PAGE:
Mullins would ride on a free travel ticket for apprentices, get rid of the congestion charge and “get rid of those bloody bike lanes”. As for higher offices, Mullins has changed camp. The ore remainer and former donor of the Conservative Party supported Boris Johnson’s 2019 election campaign, but now wants someone with a “business brain”.

“He’s no longer the right man,” says Mullins, shaking his signature head of hair, which has more than a hint of Rod Stewart. “We need someone we can trust. It has made so many U-turns and uncertainties and has failed to send a strong message. ‘

Vista: Across the Thames from his bedroom, MI6 headquarters at Vauxhall Cross looms over what Mullins says he is

Vista: Opposite his bedroom on the other side of the Thames is the MI6 headquarters in Vauxhall Cross, which Mullins says he feels “very safe”.

After Mullins sat next to Sajid Javid at dinner, Mullins said the Minister of Health was “PM material” all day and said, “He’s very working class. The man comes out of nowhere and has a lot of common sense. ‘ Mullins believes one of the government’s biggest mistakes has been the confusing advice on working from home.

“I think that’s the biggest mistake since the war,” he says. “I mean, come on – he doesn’t build such a great city,” he points out the window down the Thames, “and lets people work from home.

“Now look at the backlash – mental health issues that people think they have a right to just stay home. It costs billions to compensate for this. ‘

Take up a position: Mullins was born in Camden, northwest London, left school at 15 and started the company after ambitions to become a boxer faded

Take up a position: Mullins was born in Camden, northwest London, left school at 15 and started the company after ambitions to become a boxer faded

Mullins argues that children who only see their parents working from home will copy them when they leave school. He says, “You have to break the cycle. Otherwise it is as if the parents have welfare and are able to work and the children say: ‘I’ll do that too.’ It’s a typically uninhibited view of the businessman who made headlines around the world earlier this year when he announced Pimlico’s “no-jab, no-job” policy. He is happy about the rainfall.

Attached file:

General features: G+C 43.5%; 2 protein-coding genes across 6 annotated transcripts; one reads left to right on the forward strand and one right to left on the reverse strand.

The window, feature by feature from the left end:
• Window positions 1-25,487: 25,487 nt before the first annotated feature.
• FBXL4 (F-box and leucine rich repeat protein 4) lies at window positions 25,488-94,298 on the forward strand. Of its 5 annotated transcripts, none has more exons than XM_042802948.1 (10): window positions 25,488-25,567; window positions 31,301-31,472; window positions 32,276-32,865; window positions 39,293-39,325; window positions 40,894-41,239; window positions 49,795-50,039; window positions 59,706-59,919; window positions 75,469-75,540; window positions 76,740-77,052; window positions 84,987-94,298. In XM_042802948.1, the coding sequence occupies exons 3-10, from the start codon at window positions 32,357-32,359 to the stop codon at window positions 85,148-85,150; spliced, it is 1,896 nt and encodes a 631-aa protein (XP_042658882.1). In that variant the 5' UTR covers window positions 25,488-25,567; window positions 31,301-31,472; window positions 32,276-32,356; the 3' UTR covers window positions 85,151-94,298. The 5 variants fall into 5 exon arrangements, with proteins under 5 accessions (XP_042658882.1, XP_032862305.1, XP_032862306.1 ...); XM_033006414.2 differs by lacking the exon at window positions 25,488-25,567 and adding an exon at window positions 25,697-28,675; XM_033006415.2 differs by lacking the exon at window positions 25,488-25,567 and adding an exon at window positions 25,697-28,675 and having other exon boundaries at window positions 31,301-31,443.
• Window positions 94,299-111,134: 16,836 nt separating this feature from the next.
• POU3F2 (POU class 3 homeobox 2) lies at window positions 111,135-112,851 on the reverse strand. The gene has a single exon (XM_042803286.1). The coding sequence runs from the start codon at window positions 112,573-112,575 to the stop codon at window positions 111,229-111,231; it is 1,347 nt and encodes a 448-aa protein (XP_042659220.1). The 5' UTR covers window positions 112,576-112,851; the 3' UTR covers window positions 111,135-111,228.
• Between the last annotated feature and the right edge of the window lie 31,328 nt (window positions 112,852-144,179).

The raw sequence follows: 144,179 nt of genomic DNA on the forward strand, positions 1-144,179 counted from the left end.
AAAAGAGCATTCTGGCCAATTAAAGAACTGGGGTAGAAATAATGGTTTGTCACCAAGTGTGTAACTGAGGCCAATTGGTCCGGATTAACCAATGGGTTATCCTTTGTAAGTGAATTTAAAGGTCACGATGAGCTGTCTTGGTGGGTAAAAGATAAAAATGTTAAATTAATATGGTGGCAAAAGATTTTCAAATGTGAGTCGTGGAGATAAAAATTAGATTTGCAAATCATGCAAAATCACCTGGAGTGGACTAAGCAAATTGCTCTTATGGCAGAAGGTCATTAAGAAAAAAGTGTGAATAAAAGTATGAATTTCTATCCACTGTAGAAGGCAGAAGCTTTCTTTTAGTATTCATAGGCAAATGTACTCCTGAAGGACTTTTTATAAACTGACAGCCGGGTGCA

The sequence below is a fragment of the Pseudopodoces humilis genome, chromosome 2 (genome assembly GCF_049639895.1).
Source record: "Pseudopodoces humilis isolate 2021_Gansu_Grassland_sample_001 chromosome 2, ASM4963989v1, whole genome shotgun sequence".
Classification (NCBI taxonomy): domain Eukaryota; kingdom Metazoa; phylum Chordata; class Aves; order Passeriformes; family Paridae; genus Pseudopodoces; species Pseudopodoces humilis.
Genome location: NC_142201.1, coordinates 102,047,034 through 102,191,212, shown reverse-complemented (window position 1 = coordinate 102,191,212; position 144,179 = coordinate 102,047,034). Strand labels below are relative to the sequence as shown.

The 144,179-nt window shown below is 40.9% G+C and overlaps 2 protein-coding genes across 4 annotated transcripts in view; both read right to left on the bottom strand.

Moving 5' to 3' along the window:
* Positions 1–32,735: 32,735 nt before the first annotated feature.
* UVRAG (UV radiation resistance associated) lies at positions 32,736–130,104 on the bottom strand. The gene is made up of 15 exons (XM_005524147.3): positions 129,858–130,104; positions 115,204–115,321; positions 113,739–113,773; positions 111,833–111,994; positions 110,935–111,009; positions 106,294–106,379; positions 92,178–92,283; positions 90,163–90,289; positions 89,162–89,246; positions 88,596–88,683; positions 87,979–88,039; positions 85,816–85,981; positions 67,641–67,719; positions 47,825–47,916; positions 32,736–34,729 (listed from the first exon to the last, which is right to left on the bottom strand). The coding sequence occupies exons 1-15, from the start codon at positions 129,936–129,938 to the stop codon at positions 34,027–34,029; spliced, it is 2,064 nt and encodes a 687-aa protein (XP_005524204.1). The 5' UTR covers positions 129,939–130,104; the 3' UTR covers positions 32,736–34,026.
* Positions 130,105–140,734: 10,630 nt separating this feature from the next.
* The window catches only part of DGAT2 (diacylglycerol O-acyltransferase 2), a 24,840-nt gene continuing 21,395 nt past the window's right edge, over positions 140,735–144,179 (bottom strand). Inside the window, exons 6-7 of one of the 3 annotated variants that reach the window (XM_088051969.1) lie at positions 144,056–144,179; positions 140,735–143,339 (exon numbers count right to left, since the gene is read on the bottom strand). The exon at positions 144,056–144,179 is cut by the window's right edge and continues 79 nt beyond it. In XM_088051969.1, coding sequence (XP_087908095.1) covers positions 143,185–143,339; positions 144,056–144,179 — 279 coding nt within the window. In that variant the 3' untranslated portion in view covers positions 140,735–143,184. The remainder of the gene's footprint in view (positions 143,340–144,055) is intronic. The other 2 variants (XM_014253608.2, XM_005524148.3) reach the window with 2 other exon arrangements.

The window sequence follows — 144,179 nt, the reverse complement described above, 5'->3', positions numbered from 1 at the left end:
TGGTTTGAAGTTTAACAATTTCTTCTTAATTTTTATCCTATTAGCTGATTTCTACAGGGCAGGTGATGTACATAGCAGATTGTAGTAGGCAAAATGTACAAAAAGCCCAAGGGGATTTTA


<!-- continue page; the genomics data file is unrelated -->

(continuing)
“It brought us new business. Customers asked plumbers to have tests and vaccinations. People left the company because they weren’t ready to get the stab – I said, ‘Please go somewhere else’. All these anti-Vaxxers did was kill people and destroy the economy. ‘

Pimlico Plumbers boss Charlie Mullins beats up critics

Will the new owners of Pimlico Plumbers adhere to the policy? Mullins says, “That is your choice. But it’s a no-brainer. ‘

Even if his intended political career does not materialize, Mullins has no intention of sliding into the sunset. He is considering writing another book, following his guide Bog-Standard Business, published in 2015. He also hopes to do his plumbing work with several real estate companies in the UK and Spain where he plans to build a “grand” villa on Marbella Beach.

In “Marbs” the tycoon met the singer-songwriter Rachel Lea. He now advises them on business matters and has helped them rename them to RaRa. Citing her influences as Amy Winehouse and The Ronettes, she shows me a clip of the video for her upcoming single Biker Boy on Mullins’ huge silver-framed TV.

He beams with pride as the stylized black and white music video plays, and is confident that it will be number one.

Intending to bring his signature, no-nonsense business style to this left-wing new venture, he says, “A lot of artists are just treated like shit. If you have talent, you need to be paid accordingly. But you also have to draw attention to yourself and that’s what I offer. ”

Investing is easy for the UK’s cutest plumber.

He says, ‘A lot of people come up to me now and say,’ I have this musical that I’m doing and I need support for it ‘. People know I have money. But I’m not a charity or a bank. ‘

There are no plans to spill his fortune despite efforts from lawsuits aimed at getting him to invest it in cash.

He admits he has deposited £ 10,000 into the accounts of some of his most loyal employees and shows me their surprised, grateful SMS replies. One stunned recipient was convinced it was a mistake.

It is a worthy end to a career that began with Mullins “at the tools” as an apprentice. Born in Camden, north west London, he left school at 15 and started the company after his boxing ambitions faded. He focused on quality of service and transparency in an industry that is haunted by rogue traders.

“Our plan has always been to win you over as a customer with quality, transparency and honesty and to keep you for a lifetime,” he says and adds openly in terms of trademark law: “We didn’t offer anything unusual, we just got it right.”